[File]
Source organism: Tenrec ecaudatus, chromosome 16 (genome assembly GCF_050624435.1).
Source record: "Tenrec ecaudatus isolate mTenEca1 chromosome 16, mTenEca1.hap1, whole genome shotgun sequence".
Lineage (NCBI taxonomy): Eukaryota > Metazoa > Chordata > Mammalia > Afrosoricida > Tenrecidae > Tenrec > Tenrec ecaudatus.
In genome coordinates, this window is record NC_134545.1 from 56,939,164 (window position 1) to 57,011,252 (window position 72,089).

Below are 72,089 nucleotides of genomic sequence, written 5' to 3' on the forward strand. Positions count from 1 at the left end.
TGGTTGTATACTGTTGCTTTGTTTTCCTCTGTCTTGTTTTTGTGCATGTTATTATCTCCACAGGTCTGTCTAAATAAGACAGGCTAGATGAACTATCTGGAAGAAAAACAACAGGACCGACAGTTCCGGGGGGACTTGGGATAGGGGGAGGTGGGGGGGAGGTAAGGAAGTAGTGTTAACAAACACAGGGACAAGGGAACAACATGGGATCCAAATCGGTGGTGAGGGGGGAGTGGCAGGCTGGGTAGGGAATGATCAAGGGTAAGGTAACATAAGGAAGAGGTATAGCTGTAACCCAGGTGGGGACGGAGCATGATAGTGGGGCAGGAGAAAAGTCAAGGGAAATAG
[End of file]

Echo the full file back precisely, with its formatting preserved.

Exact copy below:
Source organism: Tenrec ecaudatus, chromosome 16 (genome assembly GCF_050624435.1).
Source record: "Tenrec ecaudatus isolate mTenEca1 chromosome 16, mTenEca1.hap1, whole genome shotgun sequence".
Lineage (NCBI taxonomy): Eukaryota > Metazoa > Chordata > Mammalia > Afrosoricida > Tenrecidae > Tenrec > Tenrec ecaudatus.
In genome coordinates, this window is record NC_134545.1 from 56,939,164 (window position 1) to 57,011,252 (window position 72,089).

Below are 72,089 nucleotides of genomic sequence, written 5' to 3' on the forward strand. Positions count from 1 at the left end.
TGGTTGTATACTGTTGCTTTGTTTTCCTCTGTCTTGTTTTTGTGCATGTTATTATCTCCACAGGTCTGTCTAAATAAGACAGGCTAGATGAACTATCTGGAAGAAAAACAACAGGACCGACAGTTCCGGGGGGACTTGGGATAGGGGGAGGTGGGGGGGAGGTAAGGAAGTAGTGTTAACAAACACAGGGACAAGGGAACAACATGGGATCCAAATCGGTGGTGAGGGGGGAGTGGCAGGCTGGGTAGGGAATGATCAAGGGTAAGGTAACATAAGGAAGAGGTATAGCTGTAACCCAGGTGGGGACGGAGCATGATAGTGGGGCAGGAGAAAAGTCAAGGGAAATAG